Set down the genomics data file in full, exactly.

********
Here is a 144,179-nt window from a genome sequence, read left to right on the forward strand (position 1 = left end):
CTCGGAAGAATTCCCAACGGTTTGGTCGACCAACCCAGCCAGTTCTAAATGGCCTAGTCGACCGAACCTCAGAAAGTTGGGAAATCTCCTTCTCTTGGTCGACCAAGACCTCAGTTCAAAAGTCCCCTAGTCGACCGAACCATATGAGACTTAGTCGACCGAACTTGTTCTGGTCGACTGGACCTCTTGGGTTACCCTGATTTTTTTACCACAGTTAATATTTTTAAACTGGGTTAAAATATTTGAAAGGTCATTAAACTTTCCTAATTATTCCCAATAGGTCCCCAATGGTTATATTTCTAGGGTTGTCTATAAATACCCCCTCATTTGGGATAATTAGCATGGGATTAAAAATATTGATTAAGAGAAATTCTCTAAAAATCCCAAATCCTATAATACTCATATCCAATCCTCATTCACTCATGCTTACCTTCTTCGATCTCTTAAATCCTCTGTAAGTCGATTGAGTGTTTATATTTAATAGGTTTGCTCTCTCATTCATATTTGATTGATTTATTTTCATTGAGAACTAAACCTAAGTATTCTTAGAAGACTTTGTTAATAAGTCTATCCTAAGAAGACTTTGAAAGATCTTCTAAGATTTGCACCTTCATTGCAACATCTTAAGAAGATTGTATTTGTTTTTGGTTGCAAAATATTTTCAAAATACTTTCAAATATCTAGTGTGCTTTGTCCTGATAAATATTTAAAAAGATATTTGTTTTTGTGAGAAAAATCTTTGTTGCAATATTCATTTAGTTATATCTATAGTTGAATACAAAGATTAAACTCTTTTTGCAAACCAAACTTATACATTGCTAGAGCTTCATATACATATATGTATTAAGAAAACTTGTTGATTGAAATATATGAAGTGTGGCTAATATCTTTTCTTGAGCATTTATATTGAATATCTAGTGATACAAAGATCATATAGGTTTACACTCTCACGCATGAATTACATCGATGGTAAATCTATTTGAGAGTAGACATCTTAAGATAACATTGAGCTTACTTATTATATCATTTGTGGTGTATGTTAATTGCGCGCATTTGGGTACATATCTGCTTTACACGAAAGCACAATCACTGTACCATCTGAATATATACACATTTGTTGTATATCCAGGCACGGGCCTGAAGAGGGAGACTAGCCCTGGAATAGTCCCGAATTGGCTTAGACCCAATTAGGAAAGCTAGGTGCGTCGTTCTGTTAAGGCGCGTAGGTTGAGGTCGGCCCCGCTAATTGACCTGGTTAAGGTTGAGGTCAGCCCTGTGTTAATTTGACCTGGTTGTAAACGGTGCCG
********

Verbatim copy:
Here is a 144,179-nt window from a genome sequence, read left to right on the forward strand (position 1 = left end):
CTCGGAAGAATTCCCAACGGTTTGGTCGACCAACCCAGCCAGTTCTAAATGGCCTAGTCGACCGAACCTCAGAAAGTTGGGAAATCTCCTTCTCTTGGTCGACCAAGACCTCAGTTCAAAAGTCCCCTAGTCGACCGAACCATATGAGACTTAGTCGACCGAACTTGTTCTGGTCGACTGGACCTCTTGGGTTACCCTGATTTTTTTACCACAGTTAATATTTTTAAACTGGGTTAAAATATTTGAAAGGTCATTAAACTTTCCTAATTATTCCCAATAGGTCCCCAATGGTTATATTTCTAGGGTTGTCTATAAATACCCCCTCATTTGGGATAATTAGCATGGGATTAAAAATATTGATTAAGAGAAATTCTCTAAAAATCCCAAATCCTATAATACTCATATCCAATCCTCATTCACTCATGCTTACCTTCTTCGATCTCTTAAATCCTCTGTAAGTCGATTGAGTGTTTATATTTAATAGGTTTGCTCTCTCATTCATATTTGATTGATTTATTTTCATTGAGAACTAAACCTAAGTATTCTTAGAAGACTTTGTTAATAAGTCTATCCTAAGAAGACTTTGAAAGATCTTCTAAGATTTGCACCTTCATTGCAACATCTTAAGAAGATTGTATTTGTTTTTGGTTGCAAAATATTTTCAAAATACTTTCAAATATCTAGTGTGCTTTGTCCTGATAAATATTTAAAAAGATATTTGTTTTTGTGAGAAAAATCTTTGTTGCAATATTCATTTAGTTATATCTATAGTTGAATACAAAGATTAAACTCTTTTTGCAAACCAAACTTATACATTGCTAGAGCTTCATATACATATATGTATTAAGAAAACTTGTTGATTGAAATATATGAAGTGTGGCTAATATCTTTTCTTGAGCATTTATATTGAATATCTAGTGATACAAAGATCATATAGGTTTACACTCTCACGCATGAATTACATCGATGGTAAATCTATTTGAGAGTAGACATCTTAAGATAACATTGAGCTTACTTATTATATCATTTGTGGTGTATGTTAATTGCGCGCATTTGGGTACATATCTGCTTTACACGAAAGCACAATCACTGTACCATCTGAATATATACACATTTGTTGTATATCCAGGCACGGGCCTGAAGAGGGAGACTAGCCCTGGAATAGTCCCGAATTGGCTTAGACCCAATTAGGAAAGCTAGGTGCGTCGTTCTGTTAAGGCGCGTAGGTTGAGGTCGGCCCCGCTAATTGACCTGGTTAAGGTTGAGGTCAGCCCTGTGTTAATTTGACCTGGTTGTAAACGGTGCCG